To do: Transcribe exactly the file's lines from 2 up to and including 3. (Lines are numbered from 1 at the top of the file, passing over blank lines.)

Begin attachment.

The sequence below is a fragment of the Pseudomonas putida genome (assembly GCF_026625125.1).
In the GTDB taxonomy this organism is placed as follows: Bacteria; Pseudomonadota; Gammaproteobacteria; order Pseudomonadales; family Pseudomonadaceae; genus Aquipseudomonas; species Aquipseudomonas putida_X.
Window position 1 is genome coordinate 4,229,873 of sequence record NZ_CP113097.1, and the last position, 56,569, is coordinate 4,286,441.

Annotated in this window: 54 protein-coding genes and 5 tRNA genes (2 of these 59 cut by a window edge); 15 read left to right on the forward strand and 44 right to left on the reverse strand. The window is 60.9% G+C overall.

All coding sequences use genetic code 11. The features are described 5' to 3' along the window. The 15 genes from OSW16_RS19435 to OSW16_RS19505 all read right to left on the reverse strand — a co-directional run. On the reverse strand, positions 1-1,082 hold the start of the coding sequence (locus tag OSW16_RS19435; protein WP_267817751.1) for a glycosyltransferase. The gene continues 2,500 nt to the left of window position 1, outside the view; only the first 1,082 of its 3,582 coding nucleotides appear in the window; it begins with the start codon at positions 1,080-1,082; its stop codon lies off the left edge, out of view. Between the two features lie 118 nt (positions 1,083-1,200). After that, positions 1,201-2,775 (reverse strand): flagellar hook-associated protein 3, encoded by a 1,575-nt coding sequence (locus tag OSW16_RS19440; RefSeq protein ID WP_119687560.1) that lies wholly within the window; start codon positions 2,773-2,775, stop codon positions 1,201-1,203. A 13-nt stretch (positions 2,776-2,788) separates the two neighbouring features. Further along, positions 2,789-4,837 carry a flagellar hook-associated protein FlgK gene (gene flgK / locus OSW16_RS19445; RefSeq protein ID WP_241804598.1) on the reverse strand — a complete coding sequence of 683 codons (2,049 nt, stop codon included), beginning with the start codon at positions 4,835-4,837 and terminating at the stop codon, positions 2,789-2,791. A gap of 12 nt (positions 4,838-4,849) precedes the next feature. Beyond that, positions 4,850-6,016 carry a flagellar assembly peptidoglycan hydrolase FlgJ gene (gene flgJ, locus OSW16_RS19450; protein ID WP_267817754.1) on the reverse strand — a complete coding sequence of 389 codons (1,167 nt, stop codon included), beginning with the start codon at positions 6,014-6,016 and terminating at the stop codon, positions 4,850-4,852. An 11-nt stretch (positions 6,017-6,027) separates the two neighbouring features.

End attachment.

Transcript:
In the GTDB taxonomy this organism is placed as follows: Bacteria; Pseudomonadota; Gammaproteobacteria; order Pseudomonadales; family Pseudomonadaceae; genus Aquipseudomonas; species Aquipseudomonas putida_X.
Window position 1 is genome coordinate 4,229,873 of sequence record NZ_CP113097.1, and the last position, 56,569, is coordinate 4,286,441.